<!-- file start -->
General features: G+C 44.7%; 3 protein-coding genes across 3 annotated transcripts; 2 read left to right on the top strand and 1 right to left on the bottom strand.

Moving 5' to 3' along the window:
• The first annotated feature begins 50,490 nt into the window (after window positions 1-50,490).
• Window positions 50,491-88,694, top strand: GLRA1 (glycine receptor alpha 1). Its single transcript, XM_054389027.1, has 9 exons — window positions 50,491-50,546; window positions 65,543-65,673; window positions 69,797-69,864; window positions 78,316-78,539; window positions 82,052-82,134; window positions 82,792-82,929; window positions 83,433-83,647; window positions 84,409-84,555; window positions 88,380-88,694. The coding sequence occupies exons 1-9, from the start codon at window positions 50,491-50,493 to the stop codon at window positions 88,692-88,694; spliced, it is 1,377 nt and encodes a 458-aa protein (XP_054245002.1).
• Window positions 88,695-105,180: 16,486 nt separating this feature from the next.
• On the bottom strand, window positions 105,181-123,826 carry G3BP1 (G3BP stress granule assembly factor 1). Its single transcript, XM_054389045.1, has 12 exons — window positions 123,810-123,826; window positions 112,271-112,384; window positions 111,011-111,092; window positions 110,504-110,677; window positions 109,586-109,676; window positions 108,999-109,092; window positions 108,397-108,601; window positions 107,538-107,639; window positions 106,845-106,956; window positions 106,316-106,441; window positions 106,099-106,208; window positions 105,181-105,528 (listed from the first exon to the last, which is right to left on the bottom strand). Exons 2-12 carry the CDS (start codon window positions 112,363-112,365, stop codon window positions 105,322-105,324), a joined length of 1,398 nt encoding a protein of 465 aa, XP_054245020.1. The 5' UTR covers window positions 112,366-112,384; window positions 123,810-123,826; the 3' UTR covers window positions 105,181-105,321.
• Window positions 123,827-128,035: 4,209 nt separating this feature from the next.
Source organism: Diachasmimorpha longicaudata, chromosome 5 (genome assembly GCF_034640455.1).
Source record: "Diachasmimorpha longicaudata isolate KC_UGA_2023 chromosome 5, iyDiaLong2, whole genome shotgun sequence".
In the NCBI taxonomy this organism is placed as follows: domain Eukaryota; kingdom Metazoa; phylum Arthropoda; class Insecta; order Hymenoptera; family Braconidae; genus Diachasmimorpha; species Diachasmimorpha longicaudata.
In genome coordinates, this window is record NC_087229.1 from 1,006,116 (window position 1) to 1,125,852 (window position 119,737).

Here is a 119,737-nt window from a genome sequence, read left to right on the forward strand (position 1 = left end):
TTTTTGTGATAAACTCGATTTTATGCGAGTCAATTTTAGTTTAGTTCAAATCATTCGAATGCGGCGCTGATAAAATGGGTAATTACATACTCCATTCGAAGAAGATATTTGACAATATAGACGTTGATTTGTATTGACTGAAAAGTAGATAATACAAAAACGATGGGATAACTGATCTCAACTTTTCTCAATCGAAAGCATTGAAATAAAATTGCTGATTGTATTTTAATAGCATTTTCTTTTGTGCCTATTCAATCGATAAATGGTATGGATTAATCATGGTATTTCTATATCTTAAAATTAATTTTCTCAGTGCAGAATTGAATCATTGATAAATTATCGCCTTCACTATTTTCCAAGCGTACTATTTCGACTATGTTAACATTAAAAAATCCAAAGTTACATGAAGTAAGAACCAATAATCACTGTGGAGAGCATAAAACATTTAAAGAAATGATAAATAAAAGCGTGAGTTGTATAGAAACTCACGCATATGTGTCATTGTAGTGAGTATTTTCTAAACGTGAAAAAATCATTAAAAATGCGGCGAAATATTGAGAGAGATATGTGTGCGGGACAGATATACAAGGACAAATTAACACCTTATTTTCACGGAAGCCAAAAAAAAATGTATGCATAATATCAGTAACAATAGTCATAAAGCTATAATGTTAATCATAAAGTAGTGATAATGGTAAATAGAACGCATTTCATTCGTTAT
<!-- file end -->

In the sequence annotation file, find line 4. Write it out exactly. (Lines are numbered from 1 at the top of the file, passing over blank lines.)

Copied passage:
• Window positions 50,491-88,694, top strand: GLRA1 (glycine receptor alpha 1). Its single transcript, XM_054389027.1, has 9 exons — window positions 50,491-50,546; window positions 65,543-65,673; window positions 69,797-69,864; window positions 78,316-78,539; window positions 82,052-82,134; window positions 82,792-82,929; window positions 83,433-83,647; window positions 84,409-84,555; window positions 88,380-88,694. The coding sequence occupies exons 1-9, from the start codon at window positions 50,491-50,493 to the stop codon at window positions 88,692-88,694; spliced, it is 1,377 nt and encodes a 458-aa protein (XP_054245002.1).